But, the fact that Americans are despondent about the future shouldn’t really be a surprise. This election was characterized by negative attack ads. In the 34 states with Senate seats up for grabs, there were 1 million TV ads shown and more than 46% of them were attack ads. While on one hand those ads were seemingly successful in leading the Republicans to victory, on the other hand, what was the cost?
Heading into the election, Congressional job approval was a mere +12%, with more than 80% of voters disapproving of the job that Congress is doing. As well, consistent with exit polling data above, heading into the election a mere 28% of voters believe that the country is headed in the wrong direction.
So, was this a resounding Republican victory? Perhaps, but the bigger issue we all have to deal with is that something is truly rotten in the District of Columbia.
Back to the Global Macro Grind...
As depressing as the state of U.S. politics may be this morning, there is always a bright side. The bright side is that we all live in America and can, if we set our minds to it, fix some of the endemic problems, such as distrust in our politicians. In countries like Russia, of course, the people have much, much less influence.
While certainly being a voter in Russia would be depressing, even more depressing would have to have been being invested in the Russian stock market this year. Specifically, for the year-to-date the benchmark Russian equity index is down -25%. Coincidentally, or not, the price of Brent crude is down right around -25% for the year-to-date as well.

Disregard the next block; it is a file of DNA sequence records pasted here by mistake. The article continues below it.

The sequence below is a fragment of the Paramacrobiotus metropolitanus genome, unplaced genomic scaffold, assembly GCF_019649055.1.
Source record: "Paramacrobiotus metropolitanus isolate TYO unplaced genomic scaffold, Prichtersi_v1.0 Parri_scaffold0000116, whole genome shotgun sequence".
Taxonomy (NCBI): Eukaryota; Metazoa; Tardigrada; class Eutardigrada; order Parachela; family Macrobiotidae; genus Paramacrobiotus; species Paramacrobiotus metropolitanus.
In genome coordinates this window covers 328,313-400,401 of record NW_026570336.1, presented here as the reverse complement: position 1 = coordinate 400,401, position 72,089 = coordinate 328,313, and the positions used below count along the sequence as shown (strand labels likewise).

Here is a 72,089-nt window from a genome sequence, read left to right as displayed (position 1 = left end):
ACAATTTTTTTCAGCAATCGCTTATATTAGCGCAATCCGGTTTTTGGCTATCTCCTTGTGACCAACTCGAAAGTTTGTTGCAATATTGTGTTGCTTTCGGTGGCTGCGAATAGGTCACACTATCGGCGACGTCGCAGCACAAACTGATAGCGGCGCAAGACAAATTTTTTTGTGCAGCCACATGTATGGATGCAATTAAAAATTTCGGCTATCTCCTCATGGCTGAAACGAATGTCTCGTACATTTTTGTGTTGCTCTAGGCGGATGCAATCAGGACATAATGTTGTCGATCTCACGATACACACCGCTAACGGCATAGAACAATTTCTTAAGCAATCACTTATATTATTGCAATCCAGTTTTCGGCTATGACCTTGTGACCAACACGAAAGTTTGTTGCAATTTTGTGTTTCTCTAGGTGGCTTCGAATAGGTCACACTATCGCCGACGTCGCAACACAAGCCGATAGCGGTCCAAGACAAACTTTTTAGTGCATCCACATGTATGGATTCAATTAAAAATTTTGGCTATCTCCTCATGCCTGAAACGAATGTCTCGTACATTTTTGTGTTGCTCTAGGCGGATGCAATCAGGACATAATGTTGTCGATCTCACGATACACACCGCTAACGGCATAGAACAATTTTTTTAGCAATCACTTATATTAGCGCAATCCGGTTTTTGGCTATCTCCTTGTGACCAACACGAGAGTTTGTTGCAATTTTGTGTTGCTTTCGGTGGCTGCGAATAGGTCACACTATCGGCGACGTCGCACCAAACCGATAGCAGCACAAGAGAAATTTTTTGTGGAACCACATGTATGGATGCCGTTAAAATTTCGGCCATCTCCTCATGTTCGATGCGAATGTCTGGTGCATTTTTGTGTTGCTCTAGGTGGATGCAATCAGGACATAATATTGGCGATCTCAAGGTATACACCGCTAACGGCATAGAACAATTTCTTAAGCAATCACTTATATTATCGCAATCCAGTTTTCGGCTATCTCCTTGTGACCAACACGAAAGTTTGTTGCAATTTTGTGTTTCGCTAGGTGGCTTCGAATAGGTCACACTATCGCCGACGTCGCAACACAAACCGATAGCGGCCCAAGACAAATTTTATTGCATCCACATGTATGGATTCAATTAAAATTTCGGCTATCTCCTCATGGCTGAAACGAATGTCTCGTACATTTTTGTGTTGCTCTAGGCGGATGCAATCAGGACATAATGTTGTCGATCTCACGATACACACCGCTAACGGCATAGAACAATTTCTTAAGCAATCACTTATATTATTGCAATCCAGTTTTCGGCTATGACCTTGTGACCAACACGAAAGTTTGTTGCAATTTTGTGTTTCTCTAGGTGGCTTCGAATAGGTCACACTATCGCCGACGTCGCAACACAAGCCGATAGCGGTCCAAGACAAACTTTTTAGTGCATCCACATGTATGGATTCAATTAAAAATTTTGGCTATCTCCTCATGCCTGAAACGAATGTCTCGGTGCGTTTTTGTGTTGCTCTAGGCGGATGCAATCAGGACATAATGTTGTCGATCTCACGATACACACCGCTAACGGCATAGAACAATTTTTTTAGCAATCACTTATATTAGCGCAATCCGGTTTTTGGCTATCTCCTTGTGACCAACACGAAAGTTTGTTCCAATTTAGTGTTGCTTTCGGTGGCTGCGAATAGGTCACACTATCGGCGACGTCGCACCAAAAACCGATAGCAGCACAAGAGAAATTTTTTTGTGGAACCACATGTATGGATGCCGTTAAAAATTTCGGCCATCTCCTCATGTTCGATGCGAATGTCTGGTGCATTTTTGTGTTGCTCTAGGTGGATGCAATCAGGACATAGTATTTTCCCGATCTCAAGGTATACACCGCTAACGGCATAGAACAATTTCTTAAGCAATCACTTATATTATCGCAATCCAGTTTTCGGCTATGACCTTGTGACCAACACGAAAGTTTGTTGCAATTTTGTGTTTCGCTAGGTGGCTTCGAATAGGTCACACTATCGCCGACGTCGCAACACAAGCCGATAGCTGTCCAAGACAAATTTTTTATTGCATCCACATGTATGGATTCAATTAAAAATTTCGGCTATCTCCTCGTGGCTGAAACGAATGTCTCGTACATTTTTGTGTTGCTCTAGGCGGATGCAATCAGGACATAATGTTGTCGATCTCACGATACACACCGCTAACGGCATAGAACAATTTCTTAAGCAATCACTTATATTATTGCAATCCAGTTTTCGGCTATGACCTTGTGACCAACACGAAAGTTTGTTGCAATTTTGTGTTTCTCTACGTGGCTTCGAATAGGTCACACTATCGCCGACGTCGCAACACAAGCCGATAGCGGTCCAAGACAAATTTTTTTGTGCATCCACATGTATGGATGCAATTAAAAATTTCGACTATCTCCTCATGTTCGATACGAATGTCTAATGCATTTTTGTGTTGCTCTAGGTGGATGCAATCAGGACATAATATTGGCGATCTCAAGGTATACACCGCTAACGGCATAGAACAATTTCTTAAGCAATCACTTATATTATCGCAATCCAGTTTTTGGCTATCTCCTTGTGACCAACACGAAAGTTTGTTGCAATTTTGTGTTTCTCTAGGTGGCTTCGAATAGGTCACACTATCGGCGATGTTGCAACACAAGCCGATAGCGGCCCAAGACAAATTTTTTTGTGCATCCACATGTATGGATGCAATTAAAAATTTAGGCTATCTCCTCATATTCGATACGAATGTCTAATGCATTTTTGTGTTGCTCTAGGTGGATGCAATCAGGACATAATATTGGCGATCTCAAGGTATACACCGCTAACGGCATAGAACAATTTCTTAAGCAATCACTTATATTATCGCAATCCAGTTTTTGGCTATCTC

As many of you know, we are big fans of looking at stock prices as leading indicators, which begs the question: what is the Russian stock market signaling? Since the market is in full on crash mode, it is truly fair to consider whether the market is signaling a somewhat imminent collapse of Putin’s Russia. While raising interest rates to strengthen the Ruble is a cute trick, the fundamentals of Russia remain highly dependent on energy exports.
According to the Energy Information Administration, in 2013 a full 68% of Russian exports, or more than $350 billion dollars, came from energy, with more than half of that from crude oil. For comparison, the United States exports no crude oil and petroleum products comprise a mere 8%. Given this dependence, it is really no surprise that in 2009, after crude oil declined by 80% in 2008, that the Russian economy shrunk by 7.8% in 2009, the most of any G20 economy.
Tomorrow at 1pm eastern we are going to be hosting a conference call for our institutional macro clients with former U.S. Ambassador to Russia Michael McFaul. (Email us at for details.) Mr. McFaul has been called, “the leading scholar of his generation, maybe THE leading scholar, on post-Communist Russia.” He was President Obama’s chief advisor on Russia through his first term and was a main policy architect of “Reset” in U.S. - Russian relations.
A high-profile figure during his time in Moscow, McFaul was harassed and accused of orchestrating a coup. Perhaps in light of his considerable work and reputation as an expert on anti-dictator movements and revolutions, Putin reportedly stared at McFaul across a meeting table and remarked, “We know that your Embassy is working with the opposition to undermine me.”